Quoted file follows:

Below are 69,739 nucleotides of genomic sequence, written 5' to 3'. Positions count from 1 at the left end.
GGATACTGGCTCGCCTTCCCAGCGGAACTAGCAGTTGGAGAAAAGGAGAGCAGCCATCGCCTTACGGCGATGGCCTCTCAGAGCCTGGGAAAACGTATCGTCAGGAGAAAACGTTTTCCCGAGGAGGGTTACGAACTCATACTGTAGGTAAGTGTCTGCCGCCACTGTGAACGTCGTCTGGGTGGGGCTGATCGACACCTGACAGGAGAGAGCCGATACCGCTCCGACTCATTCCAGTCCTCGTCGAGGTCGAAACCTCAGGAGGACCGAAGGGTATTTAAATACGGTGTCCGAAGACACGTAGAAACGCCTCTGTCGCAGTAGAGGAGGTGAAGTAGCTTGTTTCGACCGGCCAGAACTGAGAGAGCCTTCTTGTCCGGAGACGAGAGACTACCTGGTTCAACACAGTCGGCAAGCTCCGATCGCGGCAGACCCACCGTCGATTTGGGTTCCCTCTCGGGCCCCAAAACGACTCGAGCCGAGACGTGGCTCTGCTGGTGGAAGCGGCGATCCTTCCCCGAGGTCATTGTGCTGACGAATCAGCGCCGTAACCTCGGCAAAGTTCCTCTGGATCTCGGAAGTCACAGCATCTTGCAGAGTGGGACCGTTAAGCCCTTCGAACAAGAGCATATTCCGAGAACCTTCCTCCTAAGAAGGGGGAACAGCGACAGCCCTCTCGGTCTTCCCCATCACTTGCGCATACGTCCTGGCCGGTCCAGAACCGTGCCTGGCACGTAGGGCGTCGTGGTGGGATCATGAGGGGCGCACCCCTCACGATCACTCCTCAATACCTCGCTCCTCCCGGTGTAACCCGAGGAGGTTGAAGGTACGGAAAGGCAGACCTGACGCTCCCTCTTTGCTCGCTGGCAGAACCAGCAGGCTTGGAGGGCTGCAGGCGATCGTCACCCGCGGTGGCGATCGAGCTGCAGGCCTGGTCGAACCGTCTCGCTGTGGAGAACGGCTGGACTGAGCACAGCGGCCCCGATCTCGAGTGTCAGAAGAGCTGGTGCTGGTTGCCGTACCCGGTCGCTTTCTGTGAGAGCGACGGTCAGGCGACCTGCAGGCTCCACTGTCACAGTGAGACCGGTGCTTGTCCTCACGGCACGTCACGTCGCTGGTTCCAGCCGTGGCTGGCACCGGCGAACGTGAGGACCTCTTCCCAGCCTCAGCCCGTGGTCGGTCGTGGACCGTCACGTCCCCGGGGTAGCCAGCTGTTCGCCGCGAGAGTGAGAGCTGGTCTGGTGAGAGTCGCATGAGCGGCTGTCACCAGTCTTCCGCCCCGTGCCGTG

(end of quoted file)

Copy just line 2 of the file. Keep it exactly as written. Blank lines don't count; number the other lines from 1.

GGATACTGGCTCGCCTTCCCAGCGGAACTAGCAGTTGGAGAAAAGGAGAGCAGCCATCGCCTTACGGCGATGGCCTCTCAGAGCCTGGGAAAACGTATCGTCAGGAGAAAACGTTTTCCCGAGGAGGGTTACGAACTCATACTGTAGGTAAGTGTCTGCCGCCACTGTGAACGTCGTCTGGGTGGGGCTGATCGACACCTGACAGGAGAGAGCCGATACCGCTCCGACTCATTCCAGTCCTCGTCGAGGTCGAAACCTCAGGAGGACCGAAGGGTATTTAAATACGGTGTCCGAAGACACGTAGAAACGCCTCTGTCGCAGTAGAGGAGGTGAAGTAGCTTGTTTCGACCGGCCAGAACTGAGAGAGCCTTCTTGTCCGGAGACGAGAGACTACCTGGTTCAACACAGTCGGCAAGCTCCGATCGCGGCAGACCCACCGTCGATTTGGGTTCCCTCTCGGGCCCCAAAACGACTCGAGCCGAGACGTGGCTCTGCTGGTGGAAGCGGCGATCCTTCCCCGAGGTCATTGTGCTGACGAATCAGCGCCGTAACCTCGGCAAAGTTCCTCTGGATCTCGGAAGTCACAGCATCTTGCAGAGTGGGACCGTTAAGCCCTTCGAACAAGAGCATATTCCGAGAACCTTCCTCCTAAGAAGGGGGAACAGCGACAGCCCTCTCGGTCTTCCCCATCACTTGCGCATACGTCCTGGCCGGTCCAGAACCGTGCCTGGCACGTAGGGCGTCGTGGTGGGATCATGAGGGGCGCACCCCTCACGATCACTCCTCAATACCTCGCTCCTCCCGGTGTAACCCGAGGAGGTTGAAGGTACGGAAAGGCAGACCTGACGCTCCCTCTTTGCTCGCTGGCAGAACCAGCAGGCTTGGAGGGCTGCAGGCGATCGTCACCCGCGGTGGCGATCGAGCTGCAGGCCTGGTCGAACCGTCTCGCTGTGGAGAACGGCTGGACTGAGCACAGCGGCCCCGATCTCGAGTGTCAGAAGAGCTGGTGCTGGTTGCCGTACCCGGTCGCTTTCTGTGAGAGCGACGGTCAGGCGACCTGCAGGCTCCACTGTCACAGTGAGACCGGTGCTTGTCCTCACGGCACGTCACGTCGCTGGTTCCAGCCGTGGCTGGCACCGGCGAACGTGAGGACCTCTTCCCAGCCTCAGCCCGTGGTCGGTCGTGGACCGTCACGTCCCCGGGGTAGCCAGCTGTTCGCCGCGAGAGTGAGAGCTGGTCTGGTGAGAGTCGCATGAGCGGCTGTCACCAGTCTTCCGCCCCGTGCCGTG